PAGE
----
Janet Kennedy: (10:13)

Okay. That sounds really cool. Where does the day start then?

Eden Lord: (10:18)

We are starting in the UK, so it will be 12 o’clock their time, 7:00 AM Eastern. And we’ve got a fantastic panel from Rare Revolution Magazine, and they’re kicking everything off, talking about turning the tide on rare disease, and then it just skips across the globe from there. But it’s pretty fun. Lots of caffeine is consumed during that 24 hours, but it’s a blast.

Janet Kennedy: (10:38)

Okay. So I’m trying to figure out how you can manage that by yourselves; you must be exhausted. So where does it end if it starts in Great Britain, it ends in…?

Eden Lord: (10:48)

We are actually ending in Paris this year. We have a speaker – we’re kind of jumping a little bit – we have a speaker who is currently hospitalized with COVID and has asked for that time slot and thinks that he will be up and raring to go. And we said, “You know what? We will do what we need to do. You tell us where you wanna be planted on the schedule and that’s where we will put you.” So he is a very distinguished physician. We’re very, very lucky to have him and glad that he’s recovering.

Janet Kennedy: (11:13)

Is there a chance for folks to engage and interact during this? Or is it just a series of speakers?

Eden Lord: (11:18)

No, there is definitely always interaction in our events. That’s where the best stuff comes from, is from the interaction and, you know, the opportunity to connect with other people. We actually, this year, made the decision to incorporate working groups into our schedule. So by continent, with the exception of the very cold ones, we will be incorporating working groups where anyone is welcome to attend, discuss what they’re currently working on, what their current challenges are on their continent, and how we can support those challenges and needs.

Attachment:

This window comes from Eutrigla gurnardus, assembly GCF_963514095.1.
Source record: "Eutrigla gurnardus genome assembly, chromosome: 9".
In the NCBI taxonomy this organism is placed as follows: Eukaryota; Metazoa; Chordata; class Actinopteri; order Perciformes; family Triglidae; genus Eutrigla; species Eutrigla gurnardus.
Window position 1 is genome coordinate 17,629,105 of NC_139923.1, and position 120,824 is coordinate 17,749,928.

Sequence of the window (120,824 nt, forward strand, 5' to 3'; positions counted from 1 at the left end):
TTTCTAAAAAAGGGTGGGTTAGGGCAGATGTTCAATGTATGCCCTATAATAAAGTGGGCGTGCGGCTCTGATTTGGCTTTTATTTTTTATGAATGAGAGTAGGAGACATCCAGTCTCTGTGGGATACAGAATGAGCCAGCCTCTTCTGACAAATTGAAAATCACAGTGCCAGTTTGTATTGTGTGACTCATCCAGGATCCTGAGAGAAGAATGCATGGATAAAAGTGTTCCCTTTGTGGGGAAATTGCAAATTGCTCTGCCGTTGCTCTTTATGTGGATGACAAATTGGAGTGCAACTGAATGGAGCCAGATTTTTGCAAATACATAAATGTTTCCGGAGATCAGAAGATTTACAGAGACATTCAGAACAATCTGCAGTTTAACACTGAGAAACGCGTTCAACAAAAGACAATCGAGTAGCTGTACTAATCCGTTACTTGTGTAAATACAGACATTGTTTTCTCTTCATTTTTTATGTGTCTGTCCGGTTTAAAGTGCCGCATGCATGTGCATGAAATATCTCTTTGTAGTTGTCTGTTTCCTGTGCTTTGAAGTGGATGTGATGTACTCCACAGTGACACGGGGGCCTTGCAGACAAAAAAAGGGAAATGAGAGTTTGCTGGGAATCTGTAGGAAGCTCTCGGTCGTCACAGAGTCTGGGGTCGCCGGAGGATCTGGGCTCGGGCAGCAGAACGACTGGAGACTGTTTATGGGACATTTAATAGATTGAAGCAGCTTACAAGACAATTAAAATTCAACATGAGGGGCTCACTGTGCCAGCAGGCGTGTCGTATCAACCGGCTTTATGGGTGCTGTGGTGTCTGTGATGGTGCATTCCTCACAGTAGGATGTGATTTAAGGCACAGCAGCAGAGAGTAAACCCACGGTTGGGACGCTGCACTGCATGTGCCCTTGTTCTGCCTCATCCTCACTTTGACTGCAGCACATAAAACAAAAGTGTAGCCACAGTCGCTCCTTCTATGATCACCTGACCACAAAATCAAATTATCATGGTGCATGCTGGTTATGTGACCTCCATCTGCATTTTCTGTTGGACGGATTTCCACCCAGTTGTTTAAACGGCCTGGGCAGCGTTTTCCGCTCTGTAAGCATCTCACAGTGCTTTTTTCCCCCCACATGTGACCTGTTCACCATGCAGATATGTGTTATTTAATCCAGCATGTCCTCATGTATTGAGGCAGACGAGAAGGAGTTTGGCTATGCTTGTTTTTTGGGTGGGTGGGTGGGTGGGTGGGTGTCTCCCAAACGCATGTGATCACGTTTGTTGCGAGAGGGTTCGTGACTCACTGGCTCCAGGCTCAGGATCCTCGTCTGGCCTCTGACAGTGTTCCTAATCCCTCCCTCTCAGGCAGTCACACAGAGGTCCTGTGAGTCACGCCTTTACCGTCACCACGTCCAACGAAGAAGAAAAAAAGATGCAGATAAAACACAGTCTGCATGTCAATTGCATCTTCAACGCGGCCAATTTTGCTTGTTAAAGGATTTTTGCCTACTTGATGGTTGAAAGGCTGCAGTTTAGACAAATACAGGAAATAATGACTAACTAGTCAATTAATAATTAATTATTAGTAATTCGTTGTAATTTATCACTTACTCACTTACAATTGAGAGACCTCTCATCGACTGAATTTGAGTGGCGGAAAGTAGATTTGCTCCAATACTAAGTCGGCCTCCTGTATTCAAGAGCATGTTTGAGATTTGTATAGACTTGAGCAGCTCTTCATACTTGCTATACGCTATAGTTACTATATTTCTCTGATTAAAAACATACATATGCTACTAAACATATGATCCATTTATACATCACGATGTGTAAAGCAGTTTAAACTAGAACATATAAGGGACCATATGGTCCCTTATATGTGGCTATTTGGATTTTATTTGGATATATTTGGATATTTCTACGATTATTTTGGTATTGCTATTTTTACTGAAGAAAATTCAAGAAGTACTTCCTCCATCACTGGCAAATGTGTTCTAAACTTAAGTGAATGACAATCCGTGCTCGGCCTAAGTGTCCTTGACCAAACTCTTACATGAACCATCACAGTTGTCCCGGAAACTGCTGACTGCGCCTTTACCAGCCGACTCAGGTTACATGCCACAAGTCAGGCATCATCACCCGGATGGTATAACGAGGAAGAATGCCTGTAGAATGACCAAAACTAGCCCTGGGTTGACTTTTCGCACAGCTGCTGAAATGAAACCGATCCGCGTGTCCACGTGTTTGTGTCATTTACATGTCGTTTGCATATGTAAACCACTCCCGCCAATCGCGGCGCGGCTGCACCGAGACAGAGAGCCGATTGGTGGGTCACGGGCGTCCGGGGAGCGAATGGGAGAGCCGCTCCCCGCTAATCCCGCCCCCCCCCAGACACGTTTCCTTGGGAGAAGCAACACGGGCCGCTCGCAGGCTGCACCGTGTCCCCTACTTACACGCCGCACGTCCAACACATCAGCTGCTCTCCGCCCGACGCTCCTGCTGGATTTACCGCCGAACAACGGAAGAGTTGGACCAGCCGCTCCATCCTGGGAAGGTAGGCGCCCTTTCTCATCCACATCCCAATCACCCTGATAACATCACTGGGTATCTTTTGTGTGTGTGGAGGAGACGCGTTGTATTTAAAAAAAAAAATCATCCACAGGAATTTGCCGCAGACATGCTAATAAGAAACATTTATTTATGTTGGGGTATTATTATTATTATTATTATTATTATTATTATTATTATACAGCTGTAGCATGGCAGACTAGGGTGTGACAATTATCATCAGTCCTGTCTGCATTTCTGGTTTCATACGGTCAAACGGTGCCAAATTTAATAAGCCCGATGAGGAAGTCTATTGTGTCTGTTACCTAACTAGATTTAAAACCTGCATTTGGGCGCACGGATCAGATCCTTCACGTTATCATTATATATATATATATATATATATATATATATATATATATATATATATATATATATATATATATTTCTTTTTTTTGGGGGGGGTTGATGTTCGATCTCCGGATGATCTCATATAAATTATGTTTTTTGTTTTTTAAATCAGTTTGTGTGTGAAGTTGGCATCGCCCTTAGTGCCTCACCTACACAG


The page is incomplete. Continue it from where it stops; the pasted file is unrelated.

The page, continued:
Janet Kennedy: (11:48)

Oh, that’s amazing. You must have a very busy weekend getting ready for Monday. Whew!

Eden Lord: (11:52)

We do. But we’re excited. I mean, this is, this is what we all live for. This is like our superbowl, right? You know, showcase and highlight and raise awareness.

Janet Kennedy: (12:00)

That’s amazing. Okay. Tell everybody what the website is.

Eden Lord: (12:03)

The website for this is www.24hoursofrare.com.

Janet Kennedy: (12:08)

Okay. And that is 24hoursofrare.com. Oh, no spelling, that was, that was a bad idea. Okay! But here’s the thing; if you happen to be listening after the 28th of February or the 1st of March, be aware that this content is still going to be available to you. So where can they find this content: on the same web link?